Listen to the podcast

iTunes version

Useful resources

SIAC judgment: read judgment

Theresa May MP, home secretary: Theresa May’s statement on Abu Qatada winning appeal against deportation:

Carl Gardner: Abu Qatada: what happens next?

10 thoughts on “UK Law Tour: Report #7 Human Rights law – Carl Gardner on the Abu Qatada judgment

  1. I don’t know what Abu Qatada’s done, or what he’s alleged to have done. But I think that Cameron was wrong when he assumed that everyone in this country wants him gone. They say that this man is evil and they say that he preached evil…………

    Would “preaching evil” have anything to do with not agreeing with what our Governments preach to us?

    They certainly aren’t “all good”, so I have to assume that not everything that Abu Qatad says is “all bad”.

    And since I was assaulted, tortured and even indecently assaulted by British Policemen, inside a UK Hospital, without it ever being brought to a court…..It’s hard for me to accept that this country is good.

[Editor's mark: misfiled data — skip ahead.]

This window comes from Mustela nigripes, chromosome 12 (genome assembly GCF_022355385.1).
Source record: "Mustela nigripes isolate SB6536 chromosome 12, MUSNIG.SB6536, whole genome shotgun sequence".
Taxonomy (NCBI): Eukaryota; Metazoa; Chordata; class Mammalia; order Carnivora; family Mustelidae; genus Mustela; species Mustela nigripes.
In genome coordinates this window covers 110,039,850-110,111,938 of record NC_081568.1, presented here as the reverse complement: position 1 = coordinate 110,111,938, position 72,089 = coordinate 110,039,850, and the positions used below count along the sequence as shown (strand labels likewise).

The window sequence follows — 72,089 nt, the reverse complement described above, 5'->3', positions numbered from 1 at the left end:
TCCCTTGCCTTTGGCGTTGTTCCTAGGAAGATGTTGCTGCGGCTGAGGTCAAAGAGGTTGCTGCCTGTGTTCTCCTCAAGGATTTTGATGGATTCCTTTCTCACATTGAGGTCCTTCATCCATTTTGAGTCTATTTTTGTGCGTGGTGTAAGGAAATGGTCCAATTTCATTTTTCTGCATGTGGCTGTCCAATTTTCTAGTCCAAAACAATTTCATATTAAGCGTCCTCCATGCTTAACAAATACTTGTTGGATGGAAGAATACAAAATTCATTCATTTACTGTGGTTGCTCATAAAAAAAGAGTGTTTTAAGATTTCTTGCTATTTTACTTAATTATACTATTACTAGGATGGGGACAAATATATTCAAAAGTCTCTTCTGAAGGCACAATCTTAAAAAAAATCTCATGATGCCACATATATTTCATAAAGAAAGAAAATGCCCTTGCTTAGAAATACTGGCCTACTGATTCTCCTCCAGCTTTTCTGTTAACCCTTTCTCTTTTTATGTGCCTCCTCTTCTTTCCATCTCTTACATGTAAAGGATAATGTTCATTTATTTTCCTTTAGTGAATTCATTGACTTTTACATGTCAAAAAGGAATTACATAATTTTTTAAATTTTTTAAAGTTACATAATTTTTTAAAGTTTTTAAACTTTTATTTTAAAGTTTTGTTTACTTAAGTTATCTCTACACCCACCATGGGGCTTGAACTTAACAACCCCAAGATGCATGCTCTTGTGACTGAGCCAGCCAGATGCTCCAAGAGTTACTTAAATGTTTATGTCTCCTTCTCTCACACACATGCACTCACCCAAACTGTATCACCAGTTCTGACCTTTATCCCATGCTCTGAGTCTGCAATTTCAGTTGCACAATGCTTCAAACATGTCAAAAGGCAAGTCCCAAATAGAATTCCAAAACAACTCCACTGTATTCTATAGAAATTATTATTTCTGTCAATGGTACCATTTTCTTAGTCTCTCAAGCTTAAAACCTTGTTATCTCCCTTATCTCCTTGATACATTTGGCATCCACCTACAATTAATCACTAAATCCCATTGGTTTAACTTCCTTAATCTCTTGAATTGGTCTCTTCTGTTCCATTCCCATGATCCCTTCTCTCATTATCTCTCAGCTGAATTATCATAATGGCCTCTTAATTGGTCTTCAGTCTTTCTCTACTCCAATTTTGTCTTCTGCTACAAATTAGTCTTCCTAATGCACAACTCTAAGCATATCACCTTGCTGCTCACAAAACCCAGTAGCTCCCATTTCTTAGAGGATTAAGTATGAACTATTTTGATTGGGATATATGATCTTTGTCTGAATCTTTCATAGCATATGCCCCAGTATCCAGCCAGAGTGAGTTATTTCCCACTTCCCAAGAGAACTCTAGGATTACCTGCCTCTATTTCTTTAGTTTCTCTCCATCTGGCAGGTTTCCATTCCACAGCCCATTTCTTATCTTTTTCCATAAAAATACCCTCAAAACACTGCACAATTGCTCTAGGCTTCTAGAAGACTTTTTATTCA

I’m a white, British, Causcasian without a criminal record and I served 9 years in the Royal Air Force. I completed my service with an “Exemplary” record. But while that may be good in the eyes of this Government, was I a decent man by going along, without question, everything the Government told me to do?

    I’m unsure anymore…….And while I would not wish to live permanently under Sharia Law, is everything that Abu Qatada says, “Wrong and everything our Government says, Right?”

    I have reasonable doubt………….

  2. If Abu Qatada is a real and present threat, and were the Government prepared to breach the Human Rights Act to remove that threat by shipping him to Jordan, there is really no check on the Government to prevent them, say, rubbing him out on the street (apart from those pesky journalists at the BBC, etc).

    Once the Government starts ignoring laws when it finds them inconvenient, there is really no saying where that might end…

  3. Here i got an information regarding the cliam process to claim an accidental amount..

    Editor’s note

    If you really can’t stop yourself from spamming law blogs – at least try and find someone who can write English.

    The IP address reveals a spammer firm in India – not terribly impressive for lawyers representing clients in personal injury cases

    I have removed the url of your firm’s claims company – I would not wish any member of the public to contact you given the above spam comment.
    Charon

  4. Hmm, not sure about the Dalai Lama’s qualification as an ‘expert’ on human rights. To quote Christopher Hitchens: